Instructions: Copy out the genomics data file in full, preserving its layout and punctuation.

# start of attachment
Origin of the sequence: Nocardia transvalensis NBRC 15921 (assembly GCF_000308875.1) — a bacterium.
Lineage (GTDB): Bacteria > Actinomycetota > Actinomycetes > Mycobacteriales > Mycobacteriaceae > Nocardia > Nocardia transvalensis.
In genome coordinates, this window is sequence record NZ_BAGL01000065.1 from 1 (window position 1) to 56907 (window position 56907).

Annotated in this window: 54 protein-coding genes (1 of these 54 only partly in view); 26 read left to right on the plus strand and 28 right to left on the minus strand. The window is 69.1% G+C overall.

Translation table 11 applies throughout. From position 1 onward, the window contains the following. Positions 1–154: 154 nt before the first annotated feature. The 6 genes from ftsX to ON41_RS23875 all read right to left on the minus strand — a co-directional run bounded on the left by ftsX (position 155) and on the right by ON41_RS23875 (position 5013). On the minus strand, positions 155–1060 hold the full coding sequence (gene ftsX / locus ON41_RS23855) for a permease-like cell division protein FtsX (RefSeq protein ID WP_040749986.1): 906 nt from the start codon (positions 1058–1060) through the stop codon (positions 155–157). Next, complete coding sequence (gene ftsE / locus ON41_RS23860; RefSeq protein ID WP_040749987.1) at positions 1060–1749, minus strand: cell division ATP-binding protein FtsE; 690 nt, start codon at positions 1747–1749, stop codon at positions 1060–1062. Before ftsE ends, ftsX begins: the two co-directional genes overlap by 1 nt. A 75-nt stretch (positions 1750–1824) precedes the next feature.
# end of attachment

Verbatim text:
Origin of the sequence: Nocardia transvalensis NBRC 15921 (assembly GCF_000308875.1) — a bacterium.
Lineage (GTDB): Bacteria > Actinomycetota > Actinomycetes > Mycobacteriales > Mycobacteriaceae > Nocardia > Nocardia transvalensis.
In genome coordinates, this window is sequence record NZ_BAGL01000065.1 from 1 (window position 1) to 56907 (window position 56907).

Annotated in this window: 54 protein-coding genes (1 of these 54 only partly in view); 26 read left to right on the plus strand and 28 right to left on the minus strand. The window is 69.1% G+C overall.

Translation table 11 applies throughout. From position 1 onward, the window contains the following. Positions 1–154: 154 nt before the first annotated feature. The 6 genes from ftsX to ON41_RS23875 all read right to left on the minus strand — a co-directional run bounded on the left by ftsX (position 155) and on the right by ON41_RS23875 (position 5013). On the minus strand, positions 155–1060 hold the full coding sequence (gene ftsX / locus ON41_RS23855) for a permease-like cell division protein FtsX (RefSeq protein ID WP_040749986.1): 906 nt from the start codon (positions 1058–1060) through the stop codon (positions 155–157). Next, complete coding sequence (gene ftsE / locus ON41_RS23860; RefSeq protein ID WP_040749987.1) at positions 1060–1749, minus strand: cell division ATP-binding protein FtsE; 690 nt, start codon at positions 1747–1749, stop codon at positions 1060–1062. Before ftsE ends, ftsX begins: the two co-directional genes overlap by 1 nt. A 75-nt stretch (positions 1750–1824) precedes the next feature.